1. There are some things that I struggle with along the way here. Your proofreading is bad, which displays a lack of a attention to detail, and there's your odd tendency to continually apologize and second guess yourself throughout, which is thoroughly offputting. A third problem: too much of this repeats things we said in class.

    That might sound pretty terrible, and it isn't your strongest work. *However*, toward the end you do articulate what your real idea is, I think: you change the focus from Q & I (where I had put it) to Pip himself, and put forward the idea that Pip shoudl be understood as a kind of a savior.

    This is a fine idea (see also Tamara's work on this subject; she sees him as divine, but that's not necessarily exactly the same thing), and one which is well worth making. You stumbled some along the way, but working through a good, workable idea may be more than worth it. If you revise, *start* with your explanation of Pip as savior, prove it in more detail, then work through why it *matters* to us, or how it *changed* things for a reader, if we understand him as a savior.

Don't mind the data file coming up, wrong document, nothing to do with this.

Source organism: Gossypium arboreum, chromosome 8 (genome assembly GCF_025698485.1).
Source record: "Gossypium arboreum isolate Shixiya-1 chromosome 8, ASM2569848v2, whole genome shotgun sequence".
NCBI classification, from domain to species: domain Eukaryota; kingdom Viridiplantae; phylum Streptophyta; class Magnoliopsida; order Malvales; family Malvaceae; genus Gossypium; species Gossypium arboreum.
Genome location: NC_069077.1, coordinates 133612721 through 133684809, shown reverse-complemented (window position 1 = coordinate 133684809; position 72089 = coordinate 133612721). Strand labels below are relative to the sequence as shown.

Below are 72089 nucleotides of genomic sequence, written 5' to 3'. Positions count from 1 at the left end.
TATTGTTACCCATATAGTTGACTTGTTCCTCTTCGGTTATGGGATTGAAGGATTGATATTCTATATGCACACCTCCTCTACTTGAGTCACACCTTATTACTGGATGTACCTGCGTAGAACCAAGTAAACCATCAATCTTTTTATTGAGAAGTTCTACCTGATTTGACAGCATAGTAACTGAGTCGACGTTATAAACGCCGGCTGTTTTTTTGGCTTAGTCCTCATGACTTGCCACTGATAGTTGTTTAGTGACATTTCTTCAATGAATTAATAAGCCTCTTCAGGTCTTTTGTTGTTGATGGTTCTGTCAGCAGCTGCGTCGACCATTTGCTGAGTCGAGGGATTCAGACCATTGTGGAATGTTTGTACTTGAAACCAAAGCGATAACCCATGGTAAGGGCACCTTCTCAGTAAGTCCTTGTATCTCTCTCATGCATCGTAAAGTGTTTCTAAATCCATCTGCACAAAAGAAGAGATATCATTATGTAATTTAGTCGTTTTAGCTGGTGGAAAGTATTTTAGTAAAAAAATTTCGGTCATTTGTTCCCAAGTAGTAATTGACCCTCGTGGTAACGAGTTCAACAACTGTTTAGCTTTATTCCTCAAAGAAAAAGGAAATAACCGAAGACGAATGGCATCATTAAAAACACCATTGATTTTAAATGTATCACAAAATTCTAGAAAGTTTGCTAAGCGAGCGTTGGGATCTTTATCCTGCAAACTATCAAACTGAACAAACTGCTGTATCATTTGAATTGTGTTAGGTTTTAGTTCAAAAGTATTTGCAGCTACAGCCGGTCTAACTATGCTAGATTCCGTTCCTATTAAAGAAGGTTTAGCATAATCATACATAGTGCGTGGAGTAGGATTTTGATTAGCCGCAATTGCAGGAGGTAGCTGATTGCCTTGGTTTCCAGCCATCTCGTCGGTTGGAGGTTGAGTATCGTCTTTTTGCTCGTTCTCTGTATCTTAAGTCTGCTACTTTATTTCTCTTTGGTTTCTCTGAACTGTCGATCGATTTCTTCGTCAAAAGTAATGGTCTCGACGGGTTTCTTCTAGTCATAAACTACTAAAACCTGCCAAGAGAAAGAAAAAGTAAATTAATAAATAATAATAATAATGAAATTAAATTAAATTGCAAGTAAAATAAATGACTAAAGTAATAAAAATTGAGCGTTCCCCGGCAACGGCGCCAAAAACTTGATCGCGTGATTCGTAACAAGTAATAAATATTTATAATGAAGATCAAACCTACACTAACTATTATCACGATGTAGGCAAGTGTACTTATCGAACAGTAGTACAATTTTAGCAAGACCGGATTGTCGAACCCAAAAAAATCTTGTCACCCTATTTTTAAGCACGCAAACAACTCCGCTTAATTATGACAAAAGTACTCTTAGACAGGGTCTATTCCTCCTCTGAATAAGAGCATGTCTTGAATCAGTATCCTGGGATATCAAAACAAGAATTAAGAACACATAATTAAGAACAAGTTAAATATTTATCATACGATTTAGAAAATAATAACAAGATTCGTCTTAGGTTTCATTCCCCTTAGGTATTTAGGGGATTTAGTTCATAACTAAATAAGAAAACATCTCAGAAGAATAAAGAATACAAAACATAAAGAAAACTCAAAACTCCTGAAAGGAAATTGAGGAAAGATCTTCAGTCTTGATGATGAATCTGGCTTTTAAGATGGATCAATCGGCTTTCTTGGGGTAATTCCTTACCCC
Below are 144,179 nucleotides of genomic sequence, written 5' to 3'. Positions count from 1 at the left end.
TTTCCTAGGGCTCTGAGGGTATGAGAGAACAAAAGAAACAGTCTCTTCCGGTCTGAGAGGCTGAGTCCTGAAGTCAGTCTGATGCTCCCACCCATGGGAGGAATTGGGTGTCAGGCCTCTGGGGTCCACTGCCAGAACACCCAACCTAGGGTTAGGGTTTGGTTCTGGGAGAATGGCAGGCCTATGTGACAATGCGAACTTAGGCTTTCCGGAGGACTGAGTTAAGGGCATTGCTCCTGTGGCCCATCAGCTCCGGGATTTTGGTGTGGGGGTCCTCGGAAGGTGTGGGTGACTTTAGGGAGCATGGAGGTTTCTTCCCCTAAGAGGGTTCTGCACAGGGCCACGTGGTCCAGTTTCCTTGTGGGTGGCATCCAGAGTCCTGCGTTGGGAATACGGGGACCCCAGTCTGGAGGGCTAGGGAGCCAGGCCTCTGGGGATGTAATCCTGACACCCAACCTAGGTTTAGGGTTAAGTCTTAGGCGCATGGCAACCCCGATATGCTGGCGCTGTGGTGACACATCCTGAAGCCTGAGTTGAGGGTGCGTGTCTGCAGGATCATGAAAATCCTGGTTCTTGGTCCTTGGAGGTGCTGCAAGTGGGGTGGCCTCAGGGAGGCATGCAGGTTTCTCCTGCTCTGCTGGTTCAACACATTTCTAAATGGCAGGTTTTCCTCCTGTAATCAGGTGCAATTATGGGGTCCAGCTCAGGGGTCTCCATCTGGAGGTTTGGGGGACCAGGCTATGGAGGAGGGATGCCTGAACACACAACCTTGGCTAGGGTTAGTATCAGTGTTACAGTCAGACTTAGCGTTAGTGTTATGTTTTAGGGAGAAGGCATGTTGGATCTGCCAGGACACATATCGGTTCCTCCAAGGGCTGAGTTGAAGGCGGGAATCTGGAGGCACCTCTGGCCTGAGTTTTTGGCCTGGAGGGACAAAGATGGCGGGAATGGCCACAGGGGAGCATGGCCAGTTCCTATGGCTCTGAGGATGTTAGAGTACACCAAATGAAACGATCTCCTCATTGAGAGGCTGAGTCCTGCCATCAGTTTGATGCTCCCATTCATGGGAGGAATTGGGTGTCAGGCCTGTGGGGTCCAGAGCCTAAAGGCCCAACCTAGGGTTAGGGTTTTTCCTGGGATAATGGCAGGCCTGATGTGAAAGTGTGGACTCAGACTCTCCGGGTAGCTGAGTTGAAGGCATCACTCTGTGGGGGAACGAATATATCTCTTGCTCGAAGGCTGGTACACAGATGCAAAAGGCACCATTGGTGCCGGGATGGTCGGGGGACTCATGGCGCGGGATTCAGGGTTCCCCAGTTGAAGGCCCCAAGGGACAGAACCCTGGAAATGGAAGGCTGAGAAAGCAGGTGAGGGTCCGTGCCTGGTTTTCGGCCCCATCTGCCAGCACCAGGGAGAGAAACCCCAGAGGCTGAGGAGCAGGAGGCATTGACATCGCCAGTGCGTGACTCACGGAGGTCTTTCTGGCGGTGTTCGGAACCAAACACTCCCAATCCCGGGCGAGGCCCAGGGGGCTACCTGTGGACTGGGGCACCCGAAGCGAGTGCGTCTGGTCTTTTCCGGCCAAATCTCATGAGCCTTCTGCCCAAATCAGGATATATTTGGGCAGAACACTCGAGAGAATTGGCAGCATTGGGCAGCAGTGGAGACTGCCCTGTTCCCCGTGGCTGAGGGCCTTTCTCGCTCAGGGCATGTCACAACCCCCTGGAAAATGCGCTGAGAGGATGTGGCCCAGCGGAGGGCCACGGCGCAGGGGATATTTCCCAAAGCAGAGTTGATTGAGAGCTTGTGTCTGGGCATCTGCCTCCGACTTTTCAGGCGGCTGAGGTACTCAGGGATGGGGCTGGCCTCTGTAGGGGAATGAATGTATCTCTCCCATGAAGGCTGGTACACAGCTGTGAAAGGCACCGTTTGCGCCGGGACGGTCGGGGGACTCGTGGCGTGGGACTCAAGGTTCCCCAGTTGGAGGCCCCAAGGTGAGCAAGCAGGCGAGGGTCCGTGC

2. Hey Matt,

    Your argument definitely has potential; while reading the novel, I had a very different outlook on the Queequeg/coffin situation, so your take on Pip purposefully swaying Queequeg back to life is interesting, to say the least.

    I do, however, feel you summarized too much of the plot and did not analyze enough of Pip's speech. Instead of describing the setting of the scene, you could have used that space to explain what meaning "Antilles" had in Pip's speech, as well delved deeper into the thought of Pip losing his soul and what significance that had to Queequeg as he laid there in the coffin. These seem like very important points in your argument, as you argue that Pip's speech was not mindless babble, or "enlightened speech", but a purposeful way of "curing" Queequeg; if this is true, that means that there needs to be concrete meaning in Pip's words. Definitely look into his speech more if you revise this.

    You also seem to quickly hop from point A to B to C without much analyzing in your last giant paragraph. You state that Queequeg was reminded by Pip's speech that he still has work to be done and that he cannot die a coward. If this is the case, do you really think he died happy, even though he still did not complete his goals? Or do you think he died knowing his legacy was to be carried on? Just some things to think about.

    Besides that, make sure you work on your punctuation - it was really hard to understand a few of your sentences.